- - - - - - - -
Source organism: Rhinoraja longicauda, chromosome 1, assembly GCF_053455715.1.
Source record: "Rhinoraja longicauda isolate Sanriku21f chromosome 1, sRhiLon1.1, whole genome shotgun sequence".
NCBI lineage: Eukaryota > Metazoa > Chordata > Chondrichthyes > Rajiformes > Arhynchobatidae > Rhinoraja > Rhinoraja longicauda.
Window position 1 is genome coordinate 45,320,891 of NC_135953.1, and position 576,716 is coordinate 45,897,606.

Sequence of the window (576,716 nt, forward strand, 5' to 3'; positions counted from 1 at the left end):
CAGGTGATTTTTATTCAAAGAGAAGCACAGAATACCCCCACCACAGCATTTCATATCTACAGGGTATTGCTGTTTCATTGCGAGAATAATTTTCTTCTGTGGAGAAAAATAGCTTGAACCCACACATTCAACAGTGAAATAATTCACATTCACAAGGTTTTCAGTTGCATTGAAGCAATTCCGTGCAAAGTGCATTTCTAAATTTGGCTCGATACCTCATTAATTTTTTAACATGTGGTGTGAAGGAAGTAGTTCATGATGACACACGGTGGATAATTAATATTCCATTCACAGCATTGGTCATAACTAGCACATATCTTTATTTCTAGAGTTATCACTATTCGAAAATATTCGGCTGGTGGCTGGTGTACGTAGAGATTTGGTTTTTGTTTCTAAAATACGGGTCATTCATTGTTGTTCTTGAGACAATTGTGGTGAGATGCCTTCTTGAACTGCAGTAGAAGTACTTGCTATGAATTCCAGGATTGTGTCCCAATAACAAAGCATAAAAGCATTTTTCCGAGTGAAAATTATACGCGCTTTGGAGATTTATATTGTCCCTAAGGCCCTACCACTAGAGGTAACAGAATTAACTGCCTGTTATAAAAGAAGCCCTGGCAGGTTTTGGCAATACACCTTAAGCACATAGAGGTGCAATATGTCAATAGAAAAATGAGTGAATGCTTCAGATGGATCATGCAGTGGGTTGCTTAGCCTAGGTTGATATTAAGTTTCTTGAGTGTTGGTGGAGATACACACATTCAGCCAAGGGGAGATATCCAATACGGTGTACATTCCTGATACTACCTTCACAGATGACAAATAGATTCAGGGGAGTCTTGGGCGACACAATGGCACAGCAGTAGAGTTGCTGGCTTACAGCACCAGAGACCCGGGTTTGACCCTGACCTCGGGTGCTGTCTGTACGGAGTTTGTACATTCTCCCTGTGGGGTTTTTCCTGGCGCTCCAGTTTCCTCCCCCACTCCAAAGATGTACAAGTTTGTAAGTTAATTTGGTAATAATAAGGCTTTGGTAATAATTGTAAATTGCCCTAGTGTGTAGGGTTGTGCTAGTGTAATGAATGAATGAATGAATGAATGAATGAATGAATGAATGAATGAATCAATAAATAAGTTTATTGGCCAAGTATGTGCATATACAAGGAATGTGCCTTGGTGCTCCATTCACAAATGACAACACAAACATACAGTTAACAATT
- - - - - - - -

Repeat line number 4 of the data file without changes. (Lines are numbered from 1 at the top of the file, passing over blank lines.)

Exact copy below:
Window position 1 is genome coordinate 45,320,891 of NC_135953.1, and position 576,716 is coordinate 45,897,606.